How I became a Hollywood villain, Priyanshu Painyuli writes
Growing up in Bengaluru, I dreamed of going to Mumbai someday and becoming an actor recognised for his craft. This was more than a dream, however. It was a path I was clear about, and my hard work got me roles in some really good films.
But I am quite new to the camera. And when, this early in my career, I was told I had been cast in a Russo Brothers’ film, I had to cross-check several times that it was for real.
The Russo Brothers are the makers of The Avengers: Infinity War. Obviously I had no idea how to react because I am a big fan of Marvel films and when I watched Thor fight with Thanos, it wasn’t as though I was thinking, “Hey! My next film I’m going to be the bad guy opposite Thor!”
When I was finally convinced that Joe Russo and Sam Hargrave had actually liked my audition, I was on top of the world. But the very next second I realised something: this was a 100 per cent professional Hollywood film. I would have to up my game as an actor and give it 110 per cent.
On the set
From day one, everything had been planned and explained to everyone. They make you very comfortable and ask what would help you perform better. Sam is a cool and calm director, and in our first chat about my character, he clearly explained how I should approach the role of Amir Asif. Unfortunately, there was a slight issue: I don’t speak Bangal [the Bengali spoken in Bangladesh], and all my dialogues were in the local Dhaka dialect. But Sam was confident that I would take care of the language easily, and that gave me a big boost of confidence.
So the prep was great: clear approach and lots of language training. But the real gangster attitude for my character came from the costumes of heavy gold jewellery and shiny, pointed shoes, which I would never wear in real life!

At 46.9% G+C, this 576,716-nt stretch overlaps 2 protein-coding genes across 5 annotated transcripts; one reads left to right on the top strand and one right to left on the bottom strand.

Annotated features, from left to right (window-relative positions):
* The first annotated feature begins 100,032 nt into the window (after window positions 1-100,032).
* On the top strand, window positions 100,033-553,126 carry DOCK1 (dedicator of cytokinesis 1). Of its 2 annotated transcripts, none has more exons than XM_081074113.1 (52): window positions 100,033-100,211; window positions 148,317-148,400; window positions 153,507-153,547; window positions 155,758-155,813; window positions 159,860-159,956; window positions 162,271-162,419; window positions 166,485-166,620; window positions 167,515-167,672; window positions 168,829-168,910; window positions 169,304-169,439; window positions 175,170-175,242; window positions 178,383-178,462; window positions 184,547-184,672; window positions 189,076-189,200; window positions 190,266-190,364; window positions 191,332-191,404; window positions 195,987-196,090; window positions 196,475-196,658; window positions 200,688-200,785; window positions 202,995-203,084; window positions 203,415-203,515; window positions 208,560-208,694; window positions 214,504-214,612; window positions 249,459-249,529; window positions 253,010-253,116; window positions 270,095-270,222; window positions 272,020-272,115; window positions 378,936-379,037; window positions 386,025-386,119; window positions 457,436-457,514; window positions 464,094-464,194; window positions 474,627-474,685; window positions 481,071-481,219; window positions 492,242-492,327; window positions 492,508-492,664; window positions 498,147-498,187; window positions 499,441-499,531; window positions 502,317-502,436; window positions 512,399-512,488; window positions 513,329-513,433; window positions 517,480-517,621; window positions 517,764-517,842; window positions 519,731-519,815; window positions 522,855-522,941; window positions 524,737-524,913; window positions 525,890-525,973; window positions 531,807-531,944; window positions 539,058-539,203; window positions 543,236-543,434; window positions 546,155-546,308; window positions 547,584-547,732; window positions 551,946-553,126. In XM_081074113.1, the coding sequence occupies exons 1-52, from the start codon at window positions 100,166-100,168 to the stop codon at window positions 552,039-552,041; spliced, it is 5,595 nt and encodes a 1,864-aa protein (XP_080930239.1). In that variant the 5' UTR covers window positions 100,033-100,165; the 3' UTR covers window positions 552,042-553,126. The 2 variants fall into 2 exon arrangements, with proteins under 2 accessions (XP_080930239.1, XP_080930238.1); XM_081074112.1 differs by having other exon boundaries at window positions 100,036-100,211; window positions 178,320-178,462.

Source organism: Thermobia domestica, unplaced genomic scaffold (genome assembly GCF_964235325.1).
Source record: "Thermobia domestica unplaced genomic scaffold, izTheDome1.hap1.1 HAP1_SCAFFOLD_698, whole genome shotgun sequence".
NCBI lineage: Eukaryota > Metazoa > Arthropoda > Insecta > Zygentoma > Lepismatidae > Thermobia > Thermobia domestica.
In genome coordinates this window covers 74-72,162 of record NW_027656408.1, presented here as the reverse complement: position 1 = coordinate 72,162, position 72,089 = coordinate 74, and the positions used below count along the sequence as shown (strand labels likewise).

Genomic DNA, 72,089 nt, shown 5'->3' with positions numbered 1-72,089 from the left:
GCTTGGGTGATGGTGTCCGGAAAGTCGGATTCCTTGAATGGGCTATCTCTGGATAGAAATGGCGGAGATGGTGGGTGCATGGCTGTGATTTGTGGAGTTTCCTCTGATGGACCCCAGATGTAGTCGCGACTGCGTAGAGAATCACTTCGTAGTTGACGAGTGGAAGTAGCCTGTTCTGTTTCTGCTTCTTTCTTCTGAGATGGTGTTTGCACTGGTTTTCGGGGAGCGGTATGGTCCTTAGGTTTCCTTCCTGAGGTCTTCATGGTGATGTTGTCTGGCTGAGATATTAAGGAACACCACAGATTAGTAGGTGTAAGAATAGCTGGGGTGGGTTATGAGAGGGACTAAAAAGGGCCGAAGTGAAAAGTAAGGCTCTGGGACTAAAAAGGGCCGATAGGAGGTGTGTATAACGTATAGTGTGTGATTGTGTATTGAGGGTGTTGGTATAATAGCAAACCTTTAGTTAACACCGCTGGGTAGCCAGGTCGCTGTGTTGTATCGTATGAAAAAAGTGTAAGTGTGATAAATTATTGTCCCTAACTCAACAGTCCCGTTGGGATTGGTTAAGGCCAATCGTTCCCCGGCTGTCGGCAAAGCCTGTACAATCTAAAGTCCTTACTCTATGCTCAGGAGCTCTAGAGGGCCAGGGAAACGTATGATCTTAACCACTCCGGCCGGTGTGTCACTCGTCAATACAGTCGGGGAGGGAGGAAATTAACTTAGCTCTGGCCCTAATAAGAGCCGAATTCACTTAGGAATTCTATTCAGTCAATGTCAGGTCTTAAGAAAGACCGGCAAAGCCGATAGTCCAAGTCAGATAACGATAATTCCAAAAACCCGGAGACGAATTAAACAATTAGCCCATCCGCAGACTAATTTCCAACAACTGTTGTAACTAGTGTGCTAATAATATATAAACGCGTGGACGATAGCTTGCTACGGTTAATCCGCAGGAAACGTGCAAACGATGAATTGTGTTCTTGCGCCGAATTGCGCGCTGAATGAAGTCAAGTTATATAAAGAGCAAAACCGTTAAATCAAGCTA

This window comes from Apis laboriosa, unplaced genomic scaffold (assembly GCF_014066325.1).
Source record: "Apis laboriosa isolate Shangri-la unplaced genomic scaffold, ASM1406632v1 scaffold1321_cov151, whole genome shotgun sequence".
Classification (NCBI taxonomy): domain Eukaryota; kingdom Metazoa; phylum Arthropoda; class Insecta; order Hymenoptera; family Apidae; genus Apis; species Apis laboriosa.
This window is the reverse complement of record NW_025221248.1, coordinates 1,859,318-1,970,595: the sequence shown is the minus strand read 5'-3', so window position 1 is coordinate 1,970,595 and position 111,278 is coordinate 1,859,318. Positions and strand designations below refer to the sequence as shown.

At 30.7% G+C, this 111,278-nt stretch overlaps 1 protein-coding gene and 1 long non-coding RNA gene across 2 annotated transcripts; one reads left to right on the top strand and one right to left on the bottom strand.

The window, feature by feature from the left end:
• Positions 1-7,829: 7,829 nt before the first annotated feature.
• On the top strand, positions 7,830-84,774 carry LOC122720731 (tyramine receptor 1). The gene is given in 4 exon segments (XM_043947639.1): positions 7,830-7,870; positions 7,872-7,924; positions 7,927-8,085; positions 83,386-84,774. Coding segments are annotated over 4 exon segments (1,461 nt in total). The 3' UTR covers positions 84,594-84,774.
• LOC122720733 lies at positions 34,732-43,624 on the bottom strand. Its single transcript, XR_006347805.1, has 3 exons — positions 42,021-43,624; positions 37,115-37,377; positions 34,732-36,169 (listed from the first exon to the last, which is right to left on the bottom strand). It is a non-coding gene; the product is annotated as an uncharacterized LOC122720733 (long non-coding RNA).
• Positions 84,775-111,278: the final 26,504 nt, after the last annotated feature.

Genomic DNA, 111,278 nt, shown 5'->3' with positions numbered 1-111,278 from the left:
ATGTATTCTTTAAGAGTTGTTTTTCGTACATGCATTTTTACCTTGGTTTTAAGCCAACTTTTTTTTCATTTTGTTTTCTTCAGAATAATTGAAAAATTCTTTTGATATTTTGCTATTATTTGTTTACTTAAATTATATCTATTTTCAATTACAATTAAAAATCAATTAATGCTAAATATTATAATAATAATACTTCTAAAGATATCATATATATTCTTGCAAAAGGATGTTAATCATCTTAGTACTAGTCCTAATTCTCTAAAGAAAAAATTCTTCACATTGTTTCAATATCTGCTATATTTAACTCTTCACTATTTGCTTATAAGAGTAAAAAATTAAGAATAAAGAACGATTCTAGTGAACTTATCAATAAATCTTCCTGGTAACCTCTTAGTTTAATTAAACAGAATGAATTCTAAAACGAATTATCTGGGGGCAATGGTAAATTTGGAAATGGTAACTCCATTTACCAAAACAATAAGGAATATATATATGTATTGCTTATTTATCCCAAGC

Go fly a kite
My first day of shooting was in Ahmedabad. We were on the rooftop of a small three-floor building surrounded by buildings of similar height. On other rooftops, kids were flying kites and aunties were sitting together and chatting. I was focused on my dialogues and as I was rehearsing, a kite went past me. I tried to draw their attention and indicate that they should stop flying their kites till my shot was done. But I was completely ignored. In fact all day the rooftops were filled with kids playing and aunties chatting, and I thought they were mad, hanging around on their terraces in the crazy heat.
Only at the end of the day was I told that all those people were junior artists, placed there to convey a feel of a crowded city like Dhaka. They were just doing their jobs. You only realise what a large scale production entails when you experience one.
Sadly, I don’t share screen space with Chris Hemsworth in the film, though I never stopped telling the team – in good humour – that since my character was the one stopping him, I should be pointing my big gold gun at him in at least one scene. He should have to deal with the real villain, not just the villain’s army!
But I did meet Chris in the hair van where I was getting my hair fixed for my scene and he needed his bread trimmed. He walked in, took his seat, and began chatting with me immediately, about the city, about India and about the music he was listening to. In between, he sang out loud in his heavy voice. He sings well.
Then I had to head back, so I said, “Nice meeting you, see you on the set,” and he said, “Yeah, sure.” We fist bumped and then realised we didn’t have any scenes together so we just wished each other luck for our respective shoots.
I had thought I would be starstruck by him given the fact that I am a huge Avengers fan. But he was so humble and relaxed that I didn’t even feel that I was meeting a global superstar.
I learned so much from the cast and crew of this film. I learned about myself as an actor too. I could tell you it was amazing, wonderful. But actually, it was an experience I just can’t explain. It was my first Hollywood film. Not many actors get such an opportunity.
But I am aiming for the opportunity again. I am about to audition for Irishman 2 for Netflix.
(Author bio: Priyanshu Painyuli plays the role of a Bangladeshi crime lord in the Russo Brother’s film Extraction featuring Chris Hemsworth)
From HT Brunch, May 10, 2020
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